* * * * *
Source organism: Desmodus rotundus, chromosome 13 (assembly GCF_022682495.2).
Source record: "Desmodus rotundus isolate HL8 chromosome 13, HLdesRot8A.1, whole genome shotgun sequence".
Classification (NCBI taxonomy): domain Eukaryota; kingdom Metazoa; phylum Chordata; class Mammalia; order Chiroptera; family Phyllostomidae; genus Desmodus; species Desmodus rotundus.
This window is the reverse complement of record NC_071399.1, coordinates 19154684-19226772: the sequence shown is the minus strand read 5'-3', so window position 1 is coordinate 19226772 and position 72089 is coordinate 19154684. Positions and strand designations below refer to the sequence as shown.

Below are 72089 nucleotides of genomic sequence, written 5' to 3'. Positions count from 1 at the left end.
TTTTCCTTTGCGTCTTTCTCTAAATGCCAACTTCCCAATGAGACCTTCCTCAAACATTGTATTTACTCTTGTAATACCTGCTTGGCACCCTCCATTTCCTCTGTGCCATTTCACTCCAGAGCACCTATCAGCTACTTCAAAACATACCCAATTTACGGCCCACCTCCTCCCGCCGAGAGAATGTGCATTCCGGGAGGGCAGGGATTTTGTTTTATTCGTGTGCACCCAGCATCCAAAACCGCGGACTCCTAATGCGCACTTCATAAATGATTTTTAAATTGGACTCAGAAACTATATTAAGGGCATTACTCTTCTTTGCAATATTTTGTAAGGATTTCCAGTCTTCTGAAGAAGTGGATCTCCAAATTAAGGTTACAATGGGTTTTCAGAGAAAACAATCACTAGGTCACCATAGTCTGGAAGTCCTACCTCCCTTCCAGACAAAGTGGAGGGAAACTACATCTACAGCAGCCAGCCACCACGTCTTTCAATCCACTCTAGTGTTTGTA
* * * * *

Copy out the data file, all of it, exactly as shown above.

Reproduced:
Source organism: Desmodus rotundus, chromosome 13 (assembly GCF_022682495.2).
Source record: "Desmodus rotundus isolate HL8 chromosome 13, HLdesRot8A.1, whole genome shotgun sequence".
Classification (NCBI taxonomy): domain Eukaryota; kingdom Metazoa; phylum Chordata; class Mammalia; order Chiroptera; family Phyllostomidae; genus Desmodus; species Desmodus rotundus.
This window is the reverse complement of record NC_071399.1, coordinates 19154684-19226772: the sequence shown is the minus strand read 5'-3', so window position 1 is coordinate 19226772 and position 72089 is coordinate 19154684. Positions and strand designations below refer to the sequence as shown.

Below are 72089 nucleotides of genomic sequence, written 5' to 3'. Positions count from 1 at the left end.
TTTTCCTTTGCGTCTTTCTCTAAATGCCAACTTCCCAATGAGACCTTCCTCAAACATTGTATTTACTCTTGTAATACCTGCTTGGCACCCTCCATTTCCTCTGTGCCATTTCACTCCAGAGCACCTATCAGCTACTTCAAAACATACCCAATTTACGGCCCACCTCCTCCCGCCGAGAGAATGTGCATTCCGGGAGGGCAGGGATTTTGTTTTATTCGTGTGCACCCAGCATCCAAAACCGCGGACTCCTAATGCGCACTTCATAAATGATTTTTAAATTGGACTCAGAAACTATATTAAGGGCATTACTCTTCTTTGCAATATTTTGTAAGGATTTCCAGTCTTCTGAAGAAGTGGATCTCCAAATTAAGGTTACAATGGGTTTTCAGAGAAAACAATCACTAGGTCACCATAGTCTGGAAGTCCTACCTCCCTTCCAGACAAAGTGGAGGGAAACTACATCTACAGCAGCCAGCCACCACGTCTTTCAATCCACTCTAGTGTTTGTA